To date, no research has shown that a PD is something a person is born with, rather, a person can be born with a predisposition to developing a PD. This development may occur when there is interference with the development of a healthy personality.
For example, a personality disorder may develop as a way of coping with a difficult situation such as neglect or abuse in childhood. This then may turn, over time, into a personality disorder. Personality disorders do not occur suddenly but develop over time. Almost all PD diagnoses occur in individuals over the age of 18 years old.
Symptoms of a Personality Disorder
As mentioned, personality disorders are believed to be underdiagnosed. Symptoms of a PD vary from one type of PD to another. And there are personality traits that can sometimes be found in a PD. Once a medical cause is ruled out, a mental health professional will look at the behaviors of the individual. They will specifically look at how they relate to the following areas of that person’s life:
- Work or school
- Sense of self or self-identity
- Interpersonal relationships
- Impulse control
- Perception of reality
If the initial evaluation is performed by a medical doctor such as a primary care doctor, it should be followed by an assessment by a psychologist or psychiatrist for an official diagnosis.
Are Personality Disorders Treatable?
Unfortunately, many PD go undiagnosed and untreated. Often, people with personality disorders don’t seek treatment on their own but are ‘forced’ by getting themselves into some type of trouble, such as with the law.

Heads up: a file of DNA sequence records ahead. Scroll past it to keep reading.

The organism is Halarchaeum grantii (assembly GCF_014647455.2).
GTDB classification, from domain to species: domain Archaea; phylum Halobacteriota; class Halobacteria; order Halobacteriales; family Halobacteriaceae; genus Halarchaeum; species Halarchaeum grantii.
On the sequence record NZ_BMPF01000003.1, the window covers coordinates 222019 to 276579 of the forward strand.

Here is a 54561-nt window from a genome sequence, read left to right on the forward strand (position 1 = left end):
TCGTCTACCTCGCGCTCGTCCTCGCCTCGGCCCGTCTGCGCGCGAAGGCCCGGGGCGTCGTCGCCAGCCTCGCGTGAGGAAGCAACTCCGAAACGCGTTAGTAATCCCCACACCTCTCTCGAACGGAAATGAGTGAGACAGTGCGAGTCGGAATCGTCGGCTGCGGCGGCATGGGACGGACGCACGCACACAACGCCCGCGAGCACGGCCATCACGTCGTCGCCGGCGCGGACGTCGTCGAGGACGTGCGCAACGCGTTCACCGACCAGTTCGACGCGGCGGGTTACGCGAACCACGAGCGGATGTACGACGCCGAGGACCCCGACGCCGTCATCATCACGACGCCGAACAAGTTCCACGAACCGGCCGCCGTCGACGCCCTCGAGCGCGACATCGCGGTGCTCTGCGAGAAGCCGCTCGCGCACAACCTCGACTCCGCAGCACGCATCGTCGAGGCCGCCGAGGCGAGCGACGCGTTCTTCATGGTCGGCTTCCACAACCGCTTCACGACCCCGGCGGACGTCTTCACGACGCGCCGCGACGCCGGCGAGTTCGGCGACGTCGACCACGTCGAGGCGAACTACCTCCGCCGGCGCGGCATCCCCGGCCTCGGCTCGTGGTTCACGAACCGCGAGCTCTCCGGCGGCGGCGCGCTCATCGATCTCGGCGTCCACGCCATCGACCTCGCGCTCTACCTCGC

While there is no magic ‘cure’ for a PD, there are ways to help manage it. The one approach found to be most beneficial is psychotherapy. Psychotherapies such as dialectical behavior therapy (DBT) and cognitive-behavioral therapy (CBT) have been found to be helpful in evaluating faulty thinking and behavioral patterns and replacing them with healthier ones.
For many with personality disorders, they are pervasive and it’s hard to break the associated behaviors. It has also been noted that many with PD do not follow the recommended treatment course which makes it hard to assess how well treatments work.
In some cases, medications may be recommended to help deal with disabling symptoms such as anxiety, depression, or psychotic episodes. However, these are in the most severe cases.
As with any mental health disorder, a proper assessment is the first step in getting relief. An assessment that looks at any other mental health issues that may accompany the personality disorder is essential for effective treatment. Whether it’s substance abuse, depression, or a mood disorder, treating all conditions at once is imperative to success and recovery.
If you or someone you love is living with a mental health issue reach out for help today. Futures Recovery Healthcare treats both substance abuse and some mental health conditions such as depression, anxiety, and mood disorders. Reach out today for more information on any of our programs. Call us at 866-804-2098.